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33 of 40 people found the following review helpful
5.0 out of 5 stars The SIDEWAYS journey continues in new and surprising ways...
If you ever wanted to continue riding along with Miles and Jack as they drink fine wines and sleep with sultry women, "Vertical" definitely delivers. But Rex Pickett doesn't merely retread the same terrain as he did in "Sideways", he sets his story on existential fire, deconstructs it, and then boldly shoves it into uncharted emotional territory for himself and his...
Published on December 31, 2010 by Marco Critic

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8 of 10 people found the following review helpful
2.0 out of 5 stars If you liked Sideways, you may not like Vertical
*** Mild spoilers throughout ***

Like many folks who have read this book, I suspect, I came at it first from the movie version of Sideways, which was fabulous, and got me interested in reading the novel on which the film was based. That got me to Rex Pickett's tale, which I thought was very good; not quite as good a book as the film version was a movie, but...
Published 23 months ago by Max Prendergast


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33 of 40 people found the following review helpful
5.0 out of 5 stars The SIDEWAYS journey continues in new and surprising ways..., December 31, 2010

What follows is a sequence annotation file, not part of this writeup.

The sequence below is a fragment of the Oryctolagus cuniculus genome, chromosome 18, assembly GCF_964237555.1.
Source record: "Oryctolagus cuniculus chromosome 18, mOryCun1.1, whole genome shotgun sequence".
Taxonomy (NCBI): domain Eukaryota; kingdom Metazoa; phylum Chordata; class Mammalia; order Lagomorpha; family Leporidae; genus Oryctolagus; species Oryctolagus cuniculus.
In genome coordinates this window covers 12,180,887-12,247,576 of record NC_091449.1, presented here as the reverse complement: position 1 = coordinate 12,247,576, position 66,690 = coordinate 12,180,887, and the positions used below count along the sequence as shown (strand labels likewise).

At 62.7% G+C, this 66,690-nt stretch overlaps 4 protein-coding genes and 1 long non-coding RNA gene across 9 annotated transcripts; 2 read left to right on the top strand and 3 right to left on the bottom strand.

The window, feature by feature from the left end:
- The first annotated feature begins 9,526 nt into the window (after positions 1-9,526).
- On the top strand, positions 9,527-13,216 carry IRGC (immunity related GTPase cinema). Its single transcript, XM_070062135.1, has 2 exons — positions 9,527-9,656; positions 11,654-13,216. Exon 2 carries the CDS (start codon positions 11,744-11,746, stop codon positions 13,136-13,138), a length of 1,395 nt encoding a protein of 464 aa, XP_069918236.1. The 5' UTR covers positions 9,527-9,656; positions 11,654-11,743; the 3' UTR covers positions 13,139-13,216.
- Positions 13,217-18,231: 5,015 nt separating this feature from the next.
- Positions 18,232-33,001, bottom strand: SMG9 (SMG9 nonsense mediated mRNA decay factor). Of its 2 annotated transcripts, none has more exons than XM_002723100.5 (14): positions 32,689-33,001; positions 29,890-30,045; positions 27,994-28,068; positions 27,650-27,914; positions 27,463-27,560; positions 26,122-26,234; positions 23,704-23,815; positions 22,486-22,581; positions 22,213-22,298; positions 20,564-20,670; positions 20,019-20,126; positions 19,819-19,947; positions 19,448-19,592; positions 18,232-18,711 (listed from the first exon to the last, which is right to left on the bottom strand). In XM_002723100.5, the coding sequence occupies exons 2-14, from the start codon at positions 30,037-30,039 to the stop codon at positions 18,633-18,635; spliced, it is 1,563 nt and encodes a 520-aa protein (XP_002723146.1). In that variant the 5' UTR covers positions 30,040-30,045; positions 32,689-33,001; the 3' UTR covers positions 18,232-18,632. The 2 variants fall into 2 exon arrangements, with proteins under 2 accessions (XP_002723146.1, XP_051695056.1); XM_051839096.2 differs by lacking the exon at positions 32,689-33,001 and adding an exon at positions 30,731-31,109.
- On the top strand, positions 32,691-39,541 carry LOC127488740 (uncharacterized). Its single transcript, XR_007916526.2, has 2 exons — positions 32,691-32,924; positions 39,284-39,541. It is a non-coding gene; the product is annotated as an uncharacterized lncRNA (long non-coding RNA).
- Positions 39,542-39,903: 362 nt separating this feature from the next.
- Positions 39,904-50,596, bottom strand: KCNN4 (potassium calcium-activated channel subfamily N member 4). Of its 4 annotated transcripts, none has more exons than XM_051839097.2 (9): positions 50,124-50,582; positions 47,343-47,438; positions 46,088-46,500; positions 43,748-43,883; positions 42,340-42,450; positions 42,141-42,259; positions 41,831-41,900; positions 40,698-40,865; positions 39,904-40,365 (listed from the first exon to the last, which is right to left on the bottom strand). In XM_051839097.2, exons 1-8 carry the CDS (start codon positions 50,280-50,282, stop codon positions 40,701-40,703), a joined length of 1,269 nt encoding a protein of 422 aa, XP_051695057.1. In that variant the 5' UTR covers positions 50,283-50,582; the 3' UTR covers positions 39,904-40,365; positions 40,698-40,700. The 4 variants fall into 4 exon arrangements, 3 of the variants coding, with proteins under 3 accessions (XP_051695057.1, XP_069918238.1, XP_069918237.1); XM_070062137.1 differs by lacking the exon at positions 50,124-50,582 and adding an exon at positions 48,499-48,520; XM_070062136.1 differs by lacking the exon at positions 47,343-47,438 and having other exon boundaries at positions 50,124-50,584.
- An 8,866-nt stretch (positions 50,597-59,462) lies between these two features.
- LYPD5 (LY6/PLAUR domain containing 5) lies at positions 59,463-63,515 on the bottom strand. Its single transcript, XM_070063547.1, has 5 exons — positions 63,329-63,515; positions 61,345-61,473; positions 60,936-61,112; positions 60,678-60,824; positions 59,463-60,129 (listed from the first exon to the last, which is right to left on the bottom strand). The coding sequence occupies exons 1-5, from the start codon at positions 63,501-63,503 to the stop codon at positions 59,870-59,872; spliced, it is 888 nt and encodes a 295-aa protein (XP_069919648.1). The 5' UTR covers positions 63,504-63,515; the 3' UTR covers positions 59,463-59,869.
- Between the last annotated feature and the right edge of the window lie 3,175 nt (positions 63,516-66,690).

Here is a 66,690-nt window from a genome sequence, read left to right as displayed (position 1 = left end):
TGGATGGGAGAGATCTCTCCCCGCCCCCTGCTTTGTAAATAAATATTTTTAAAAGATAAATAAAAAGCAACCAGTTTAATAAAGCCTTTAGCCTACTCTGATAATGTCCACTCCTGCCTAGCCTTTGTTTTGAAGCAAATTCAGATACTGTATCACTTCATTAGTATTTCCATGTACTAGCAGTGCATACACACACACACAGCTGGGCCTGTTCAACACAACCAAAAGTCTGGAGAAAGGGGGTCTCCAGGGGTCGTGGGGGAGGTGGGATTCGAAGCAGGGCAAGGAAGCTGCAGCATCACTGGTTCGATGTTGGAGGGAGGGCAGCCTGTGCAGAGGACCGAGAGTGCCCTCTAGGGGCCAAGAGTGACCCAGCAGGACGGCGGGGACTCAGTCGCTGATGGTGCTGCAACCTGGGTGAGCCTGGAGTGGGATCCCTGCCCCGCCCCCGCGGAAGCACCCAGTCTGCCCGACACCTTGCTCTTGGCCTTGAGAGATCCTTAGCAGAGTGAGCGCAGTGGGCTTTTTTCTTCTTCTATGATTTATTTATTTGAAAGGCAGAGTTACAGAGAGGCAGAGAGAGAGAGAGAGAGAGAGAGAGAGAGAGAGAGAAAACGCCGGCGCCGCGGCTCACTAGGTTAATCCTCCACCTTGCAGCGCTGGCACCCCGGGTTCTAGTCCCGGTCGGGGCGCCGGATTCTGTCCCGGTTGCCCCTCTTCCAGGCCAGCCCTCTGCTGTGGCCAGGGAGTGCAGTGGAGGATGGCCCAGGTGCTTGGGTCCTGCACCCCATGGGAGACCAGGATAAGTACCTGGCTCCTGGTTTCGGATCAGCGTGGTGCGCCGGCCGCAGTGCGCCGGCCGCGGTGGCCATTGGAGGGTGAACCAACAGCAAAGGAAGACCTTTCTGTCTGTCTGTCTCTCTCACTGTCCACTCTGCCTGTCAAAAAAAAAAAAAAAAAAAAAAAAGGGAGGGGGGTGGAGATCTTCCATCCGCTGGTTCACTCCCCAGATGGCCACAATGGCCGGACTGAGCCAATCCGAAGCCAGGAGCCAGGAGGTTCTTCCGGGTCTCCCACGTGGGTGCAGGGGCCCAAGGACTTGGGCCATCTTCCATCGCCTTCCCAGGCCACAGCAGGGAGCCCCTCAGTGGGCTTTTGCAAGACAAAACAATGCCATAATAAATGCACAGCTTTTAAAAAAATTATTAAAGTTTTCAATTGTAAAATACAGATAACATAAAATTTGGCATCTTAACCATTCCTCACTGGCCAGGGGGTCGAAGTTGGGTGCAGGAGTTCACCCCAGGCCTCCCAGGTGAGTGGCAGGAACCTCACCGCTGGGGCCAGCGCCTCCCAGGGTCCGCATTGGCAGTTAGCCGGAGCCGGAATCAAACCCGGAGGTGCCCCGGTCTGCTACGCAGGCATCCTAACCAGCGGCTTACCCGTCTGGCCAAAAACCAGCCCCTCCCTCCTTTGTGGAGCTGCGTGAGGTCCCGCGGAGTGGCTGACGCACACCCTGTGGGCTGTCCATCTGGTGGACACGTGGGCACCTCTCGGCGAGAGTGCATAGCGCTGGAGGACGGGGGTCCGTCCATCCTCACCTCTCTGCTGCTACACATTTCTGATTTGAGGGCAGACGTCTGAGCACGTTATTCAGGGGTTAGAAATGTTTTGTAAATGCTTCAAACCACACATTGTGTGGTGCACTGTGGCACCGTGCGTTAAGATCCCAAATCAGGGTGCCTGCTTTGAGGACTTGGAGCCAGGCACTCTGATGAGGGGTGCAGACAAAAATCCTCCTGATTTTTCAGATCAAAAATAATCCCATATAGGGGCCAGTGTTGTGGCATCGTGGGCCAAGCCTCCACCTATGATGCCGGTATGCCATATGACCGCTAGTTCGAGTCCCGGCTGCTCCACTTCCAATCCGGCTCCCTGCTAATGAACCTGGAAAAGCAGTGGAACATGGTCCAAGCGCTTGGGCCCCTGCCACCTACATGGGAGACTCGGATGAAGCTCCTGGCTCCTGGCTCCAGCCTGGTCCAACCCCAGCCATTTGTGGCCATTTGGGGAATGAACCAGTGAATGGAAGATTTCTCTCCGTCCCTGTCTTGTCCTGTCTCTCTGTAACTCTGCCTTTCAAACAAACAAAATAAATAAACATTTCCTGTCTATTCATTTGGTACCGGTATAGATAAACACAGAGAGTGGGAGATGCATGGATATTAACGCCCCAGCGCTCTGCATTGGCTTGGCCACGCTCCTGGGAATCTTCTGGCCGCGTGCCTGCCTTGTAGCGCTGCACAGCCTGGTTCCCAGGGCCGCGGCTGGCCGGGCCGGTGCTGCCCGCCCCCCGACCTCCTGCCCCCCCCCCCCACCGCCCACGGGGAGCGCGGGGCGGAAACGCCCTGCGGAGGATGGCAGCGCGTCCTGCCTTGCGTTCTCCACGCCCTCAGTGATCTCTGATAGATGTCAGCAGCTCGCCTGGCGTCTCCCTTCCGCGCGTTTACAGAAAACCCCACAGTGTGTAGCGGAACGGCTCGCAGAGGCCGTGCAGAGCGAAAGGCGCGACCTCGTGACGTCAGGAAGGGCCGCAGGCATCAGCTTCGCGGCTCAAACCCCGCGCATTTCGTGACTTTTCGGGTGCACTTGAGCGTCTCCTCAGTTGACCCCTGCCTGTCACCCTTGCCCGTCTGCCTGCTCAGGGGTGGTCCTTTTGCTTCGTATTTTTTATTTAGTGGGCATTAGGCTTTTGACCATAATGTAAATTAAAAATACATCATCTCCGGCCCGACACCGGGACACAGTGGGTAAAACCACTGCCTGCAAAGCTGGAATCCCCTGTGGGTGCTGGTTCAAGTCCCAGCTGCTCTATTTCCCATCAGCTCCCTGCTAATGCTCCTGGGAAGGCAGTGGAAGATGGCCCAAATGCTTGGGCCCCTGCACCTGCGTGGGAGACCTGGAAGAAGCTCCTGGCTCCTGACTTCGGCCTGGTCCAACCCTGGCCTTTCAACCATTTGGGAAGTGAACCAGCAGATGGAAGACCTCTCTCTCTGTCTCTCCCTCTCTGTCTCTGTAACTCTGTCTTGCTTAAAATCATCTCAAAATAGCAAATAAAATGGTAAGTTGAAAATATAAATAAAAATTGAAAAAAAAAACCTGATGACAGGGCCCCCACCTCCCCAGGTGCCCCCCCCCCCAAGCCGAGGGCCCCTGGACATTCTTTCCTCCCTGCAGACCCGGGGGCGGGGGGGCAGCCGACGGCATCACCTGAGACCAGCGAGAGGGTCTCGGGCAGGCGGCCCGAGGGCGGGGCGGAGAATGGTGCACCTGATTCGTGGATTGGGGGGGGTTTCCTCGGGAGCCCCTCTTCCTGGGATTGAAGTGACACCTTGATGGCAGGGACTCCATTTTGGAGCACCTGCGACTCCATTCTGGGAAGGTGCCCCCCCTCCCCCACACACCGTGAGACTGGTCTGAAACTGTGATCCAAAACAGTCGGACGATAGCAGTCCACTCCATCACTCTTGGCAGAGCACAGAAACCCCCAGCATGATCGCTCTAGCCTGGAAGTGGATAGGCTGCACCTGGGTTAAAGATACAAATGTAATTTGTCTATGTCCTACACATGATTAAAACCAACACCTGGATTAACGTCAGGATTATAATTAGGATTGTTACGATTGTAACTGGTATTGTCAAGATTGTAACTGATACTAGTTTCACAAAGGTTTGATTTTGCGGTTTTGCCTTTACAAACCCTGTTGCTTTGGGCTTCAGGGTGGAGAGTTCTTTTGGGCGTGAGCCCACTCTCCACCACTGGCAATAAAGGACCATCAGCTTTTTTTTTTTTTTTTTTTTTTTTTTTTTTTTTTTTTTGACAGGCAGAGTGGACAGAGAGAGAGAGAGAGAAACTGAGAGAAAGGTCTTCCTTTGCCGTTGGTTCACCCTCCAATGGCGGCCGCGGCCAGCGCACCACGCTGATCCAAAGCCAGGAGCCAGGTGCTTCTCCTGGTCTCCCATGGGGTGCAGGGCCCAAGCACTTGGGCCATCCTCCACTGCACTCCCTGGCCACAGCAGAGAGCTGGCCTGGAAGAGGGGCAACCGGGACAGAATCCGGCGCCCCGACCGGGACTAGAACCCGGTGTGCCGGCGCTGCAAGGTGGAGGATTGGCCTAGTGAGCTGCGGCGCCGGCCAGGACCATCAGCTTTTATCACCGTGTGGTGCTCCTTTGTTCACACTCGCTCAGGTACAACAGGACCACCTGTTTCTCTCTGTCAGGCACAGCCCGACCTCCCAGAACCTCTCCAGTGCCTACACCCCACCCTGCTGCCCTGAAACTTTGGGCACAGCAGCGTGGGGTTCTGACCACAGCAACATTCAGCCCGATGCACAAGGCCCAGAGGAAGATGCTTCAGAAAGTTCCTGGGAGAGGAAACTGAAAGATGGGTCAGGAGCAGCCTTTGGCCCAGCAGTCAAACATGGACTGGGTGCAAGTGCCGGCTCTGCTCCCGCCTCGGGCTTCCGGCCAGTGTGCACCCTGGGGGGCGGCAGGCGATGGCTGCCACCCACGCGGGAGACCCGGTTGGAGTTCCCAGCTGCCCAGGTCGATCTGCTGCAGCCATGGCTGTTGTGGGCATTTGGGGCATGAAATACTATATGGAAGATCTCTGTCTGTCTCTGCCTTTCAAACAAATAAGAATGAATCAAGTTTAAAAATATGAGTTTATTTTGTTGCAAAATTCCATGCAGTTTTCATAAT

If you ever wanted to continue riding along with Miles and Jack as they drink fine wines and sleep with sultry women, "Vertical" definitely delivers. But Rex Pickett doesn't merely retread the same terrain as he did in "Sideways", he sets his story on existential fire, deconstructs it, and then boldly shoves it into uncharted emotional territory for himself and his alter-ego, Miles Raymond. If a "sequel" is technically just more of something, then "Vertical" does not qualify. Life is drastically different for Miles this time around, who is reeling from his success as a writer who's book became a hot movie (sound familiar?). In "Sideways" Miles was dogged by his failures, now Miles is dogged by his success and its trappings: drowning in all the Pinot and p---y he could ever hope for. Like Icarus before him, Miles is flying too close to the sun and his proverbial wings are melting. Between chugging from spit-buckets before cheering crowds and engaging in whirlwind threesomes, he's quickly losing touch with reality. A reality that becomes impossible to ignore when he chooses to rescue his ailing mother from her nursing home. His mission: to emcee a hedonistic wine festival in Oregon en route to depositing his mother in Wisconsin to live out her final days. Easier said than done, to say the least.